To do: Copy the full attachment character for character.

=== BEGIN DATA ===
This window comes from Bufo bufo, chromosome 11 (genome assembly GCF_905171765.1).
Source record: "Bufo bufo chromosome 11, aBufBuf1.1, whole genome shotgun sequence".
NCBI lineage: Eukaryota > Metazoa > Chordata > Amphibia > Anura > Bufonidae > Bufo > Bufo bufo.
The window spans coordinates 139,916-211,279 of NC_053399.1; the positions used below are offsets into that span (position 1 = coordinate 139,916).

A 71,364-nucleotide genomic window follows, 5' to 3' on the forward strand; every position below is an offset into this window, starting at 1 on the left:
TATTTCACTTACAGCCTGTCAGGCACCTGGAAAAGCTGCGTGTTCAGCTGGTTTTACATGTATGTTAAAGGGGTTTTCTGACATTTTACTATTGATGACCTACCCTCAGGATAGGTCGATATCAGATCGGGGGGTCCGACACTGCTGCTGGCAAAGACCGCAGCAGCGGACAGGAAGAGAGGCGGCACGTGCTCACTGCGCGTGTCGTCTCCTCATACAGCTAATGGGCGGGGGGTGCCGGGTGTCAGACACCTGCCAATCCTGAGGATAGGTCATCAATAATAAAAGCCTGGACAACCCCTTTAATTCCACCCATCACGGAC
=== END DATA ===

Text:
This window comes from Bufo bufo, chromosome 11 (genome assembly GCF_905171765.1).
Source record: "Bufo bufo chromosome 11, aBufBuf1.1, whole genome shotgun sequence".
NCBI lineage: Eukaryota > Metazoa > Chordata > Amphibia > Anura > Bufonidae > Bufo > Bufo bufo.
The window spans coordinates 139,916-211,279 of NC_053399.1; the positions used below are offsets into that span (position 1 = coordinate 139,916).

A 71,364-nucleotide genomic window follows, 5' to 3' on the forward strand; every position below is an offset into this window, starting at 1 on the left:
TATTTCACTTACAGCCTGTCAGGCACCTGGAAAAGCTGCGTGTTCAGCTGGTTTTACATGTATGTTAAAGGGGTTTTCTGACATTTTACTATTGATGACCTACCCTCAGGATAGGTCGATATCAGATCGGGGGGTCCGACACTGCTGCTGGCAAAGACCGCAGCAGCGGACAGGAAGAGAGGCGGCACGTGCTCACTGCGCGTGTCGTCTCCTCATACAGCTAATGGGCGGGGGGTGCCGGGTGTCAGACACCTGCCAATCCTGAGGATAGGTCATCAATAATAAAAGCCTGGACAACCCCTTTAATTCCACCCATCACGGAC